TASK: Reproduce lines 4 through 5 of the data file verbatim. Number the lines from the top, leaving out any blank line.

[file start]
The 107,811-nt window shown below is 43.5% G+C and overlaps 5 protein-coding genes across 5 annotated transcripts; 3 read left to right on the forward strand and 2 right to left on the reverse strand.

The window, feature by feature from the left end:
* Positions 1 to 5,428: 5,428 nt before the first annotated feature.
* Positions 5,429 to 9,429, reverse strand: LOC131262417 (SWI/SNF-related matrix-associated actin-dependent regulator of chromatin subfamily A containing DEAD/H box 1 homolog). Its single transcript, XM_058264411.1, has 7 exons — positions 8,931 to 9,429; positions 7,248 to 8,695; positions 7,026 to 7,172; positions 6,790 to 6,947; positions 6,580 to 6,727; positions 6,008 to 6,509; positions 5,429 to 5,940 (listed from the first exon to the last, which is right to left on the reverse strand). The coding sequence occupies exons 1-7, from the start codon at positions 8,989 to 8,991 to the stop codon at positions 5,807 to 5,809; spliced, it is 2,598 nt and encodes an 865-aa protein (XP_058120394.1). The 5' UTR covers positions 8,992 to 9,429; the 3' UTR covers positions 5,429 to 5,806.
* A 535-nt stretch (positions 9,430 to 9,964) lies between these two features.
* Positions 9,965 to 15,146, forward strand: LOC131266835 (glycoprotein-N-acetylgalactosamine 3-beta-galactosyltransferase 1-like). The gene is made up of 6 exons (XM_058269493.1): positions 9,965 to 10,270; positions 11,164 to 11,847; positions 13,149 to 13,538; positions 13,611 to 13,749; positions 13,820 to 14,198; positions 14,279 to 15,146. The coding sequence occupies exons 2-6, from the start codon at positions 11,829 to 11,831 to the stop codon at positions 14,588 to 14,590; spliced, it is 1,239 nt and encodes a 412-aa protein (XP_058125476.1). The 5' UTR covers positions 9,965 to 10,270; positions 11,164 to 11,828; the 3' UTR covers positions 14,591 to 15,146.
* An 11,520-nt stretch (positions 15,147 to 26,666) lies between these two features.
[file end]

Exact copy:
* Positions 5,429 to 9,429, reverse strand: LOC131262417 (SWI/SNF-related matrix-associated actin-dependent regulator of chromatin subfamily A containing DEAD/H box 1 homolog). Its single transcript, XM_058264411.1, has 7 exons — positions 8,931 to 9,429; positions 7,248 to 8,695; positions 7,026 to 7,172; positions 6,790 to 6,947; positions 6,580 to 6,727; positions 6,008 to 6,509; positions 5,429 to 5,940 (listed from the first exon to the last, which is right to left on the reverse strand). The coding sequence occupies exons 1-7, from the start codon at positions 8,989 to 8,991 to the stop codon at positions 5,807 to 5,809; spliced, it is 2,598 nt and encodes an 865-aa protein (XP_058120394.1). The 5' UTR covers positions 8,992 to 9,429; the 3' UTR covers positions 5,429 to 5,806.
* A 535-nt stretch (positions 9,430 to 9,964) lies between these two features.